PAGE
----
We have identified factors that control precise motor timing by studying learning in smooth pursuit eye movements. Monkeys tracked a target that moved horizontally for a fixed time interval before changing direction through the addition of a vertical component of motion. After repeated presentations of the same target trajectory, infrequent probe trials of purely horizontal target motion evoked a vertical eye movement around the time when the change in target direction would have occurred. The pursuit system timed the vertical eye movement by keeping track of the duration of horizontal target motion and by measuring the distance the target traveled before changing direction, but not by learning the position in space where the target changed direction. We conclude that high temporal precision in motor output relies on multiple signals whose contributions to timing vary according to task requirements.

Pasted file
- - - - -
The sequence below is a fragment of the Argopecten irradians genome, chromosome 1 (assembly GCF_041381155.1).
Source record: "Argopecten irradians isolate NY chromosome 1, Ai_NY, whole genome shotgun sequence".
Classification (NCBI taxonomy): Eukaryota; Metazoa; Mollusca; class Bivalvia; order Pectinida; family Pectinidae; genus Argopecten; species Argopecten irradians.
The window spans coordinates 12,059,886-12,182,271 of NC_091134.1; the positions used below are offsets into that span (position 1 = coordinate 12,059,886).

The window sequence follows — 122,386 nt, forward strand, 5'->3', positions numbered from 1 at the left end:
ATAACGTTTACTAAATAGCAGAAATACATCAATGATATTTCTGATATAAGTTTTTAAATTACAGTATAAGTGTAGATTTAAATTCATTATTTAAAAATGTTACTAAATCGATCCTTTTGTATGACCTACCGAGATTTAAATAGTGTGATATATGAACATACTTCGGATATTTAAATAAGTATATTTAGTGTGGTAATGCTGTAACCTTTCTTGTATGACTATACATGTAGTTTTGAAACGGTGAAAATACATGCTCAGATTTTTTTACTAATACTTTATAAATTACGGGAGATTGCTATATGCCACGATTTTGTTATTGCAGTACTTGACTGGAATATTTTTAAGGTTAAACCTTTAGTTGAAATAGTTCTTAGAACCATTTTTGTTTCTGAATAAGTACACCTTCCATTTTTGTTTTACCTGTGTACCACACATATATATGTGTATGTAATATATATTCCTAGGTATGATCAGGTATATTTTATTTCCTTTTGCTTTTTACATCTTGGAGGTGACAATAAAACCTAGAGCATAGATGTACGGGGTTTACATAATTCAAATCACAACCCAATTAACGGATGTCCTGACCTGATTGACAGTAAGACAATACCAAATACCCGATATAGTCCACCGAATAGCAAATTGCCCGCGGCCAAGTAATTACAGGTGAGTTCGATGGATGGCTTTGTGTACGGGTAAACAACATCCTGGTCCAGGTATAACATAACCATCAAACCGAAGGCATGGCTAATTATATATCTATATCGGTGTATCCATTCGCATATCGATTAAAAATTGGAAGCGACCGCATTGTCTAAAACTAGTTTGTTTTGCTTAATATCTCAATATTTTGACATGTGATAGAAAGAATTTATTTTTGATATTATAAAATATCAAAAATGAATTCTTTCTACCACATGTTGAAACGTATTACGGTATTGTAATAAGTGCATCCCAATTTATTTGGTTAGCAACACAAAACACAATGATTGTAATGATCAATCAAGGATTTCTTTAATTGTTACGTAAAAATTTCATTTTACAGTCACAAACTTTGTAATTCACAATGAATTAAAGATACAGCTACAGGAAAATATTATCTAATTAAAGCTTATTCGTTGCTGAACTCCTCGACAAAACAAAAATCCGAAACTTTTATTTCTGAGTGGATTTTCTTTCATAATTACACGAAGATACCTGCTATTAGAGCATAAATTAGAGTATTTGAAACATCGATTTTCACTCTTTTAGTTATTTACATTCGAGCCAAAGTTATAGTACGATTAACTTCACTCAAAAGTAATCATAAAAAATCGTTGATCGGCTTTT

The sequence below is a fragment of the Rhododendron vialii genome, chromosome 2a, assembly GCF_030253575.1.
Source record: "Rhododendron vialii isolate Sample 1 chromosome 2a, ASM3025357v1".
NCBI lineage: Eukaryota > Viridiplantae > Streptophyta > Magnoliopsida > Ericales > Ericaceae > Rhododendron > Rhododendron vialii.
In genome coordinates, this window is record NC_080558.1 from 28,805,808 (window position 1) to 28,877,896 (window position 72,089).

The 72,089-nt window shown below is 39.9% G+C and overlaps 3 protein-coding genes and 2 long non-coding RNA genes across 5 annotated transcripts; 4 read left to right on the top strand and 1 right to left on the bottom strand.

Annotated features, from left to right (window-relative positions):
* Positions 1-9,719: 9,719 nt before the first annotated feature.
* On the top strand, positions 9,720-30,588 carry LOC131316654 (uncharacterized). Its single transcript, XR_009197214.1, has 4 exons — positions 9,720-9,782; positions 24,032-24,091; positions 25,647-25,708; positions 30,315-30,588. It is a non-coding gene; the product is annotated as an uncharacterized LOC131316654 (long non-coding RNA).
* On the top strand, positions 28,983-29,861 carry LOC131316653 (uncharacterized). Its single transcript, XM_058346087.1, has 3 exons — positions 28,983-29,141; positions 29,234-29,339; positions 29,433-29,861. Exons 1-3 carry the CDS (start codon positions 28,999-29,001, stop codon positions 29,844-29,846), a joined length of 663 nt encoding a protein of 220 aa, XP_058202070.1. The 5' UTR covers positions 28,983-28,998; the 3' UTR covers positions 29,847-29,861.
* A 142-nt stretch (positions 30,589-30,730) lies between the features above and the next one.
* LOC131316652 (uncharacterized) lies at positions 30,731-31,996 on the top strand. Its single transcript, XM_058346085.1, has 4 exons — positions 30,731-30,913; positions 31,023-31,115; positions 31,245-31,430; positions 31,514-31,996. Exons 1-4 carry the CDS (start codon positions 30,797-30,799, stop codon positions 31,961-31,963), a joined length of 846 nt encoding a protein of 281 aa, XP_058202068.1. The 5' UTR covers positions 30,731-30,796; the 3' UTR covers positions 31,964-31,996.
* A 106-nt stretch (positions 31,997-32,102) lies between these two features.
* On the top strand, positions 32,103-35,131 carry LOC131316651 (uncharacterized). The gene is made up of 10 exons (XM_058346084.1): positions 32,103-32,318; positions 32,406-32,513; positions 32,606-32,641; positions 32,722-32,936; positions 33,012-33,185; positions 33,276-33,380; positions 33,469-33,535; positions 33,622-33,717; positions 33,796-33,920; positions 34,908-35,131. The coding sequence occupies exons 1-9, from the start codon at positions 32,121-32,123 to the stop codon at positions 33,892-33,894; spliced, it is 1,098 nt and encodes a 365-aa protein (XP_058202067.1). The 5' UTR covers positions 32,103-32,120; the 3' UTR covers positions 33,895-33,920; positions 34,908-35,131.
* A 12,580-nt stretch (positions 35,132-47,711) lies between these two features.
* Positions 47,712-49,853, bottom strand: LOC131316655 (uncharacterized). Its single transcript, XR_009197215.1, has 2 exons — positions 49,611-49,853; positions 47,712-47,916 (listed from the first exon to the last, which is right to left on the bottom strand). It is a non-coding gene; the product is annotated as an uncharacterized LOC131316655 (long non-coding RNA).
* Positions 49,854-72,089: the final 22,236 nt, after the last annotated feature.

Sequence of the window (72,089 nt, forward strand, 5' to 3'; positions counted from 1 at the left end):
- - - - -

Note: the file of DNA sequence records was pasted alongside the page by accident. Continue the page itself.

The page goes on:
Medina, J. F., Carey, M. R., & Lisberger, S. G. (2005). The representation of time for motor learning. Neuron, 45(1), 157–167. https://doi.org/10.1016/j.neuron.2004.12.017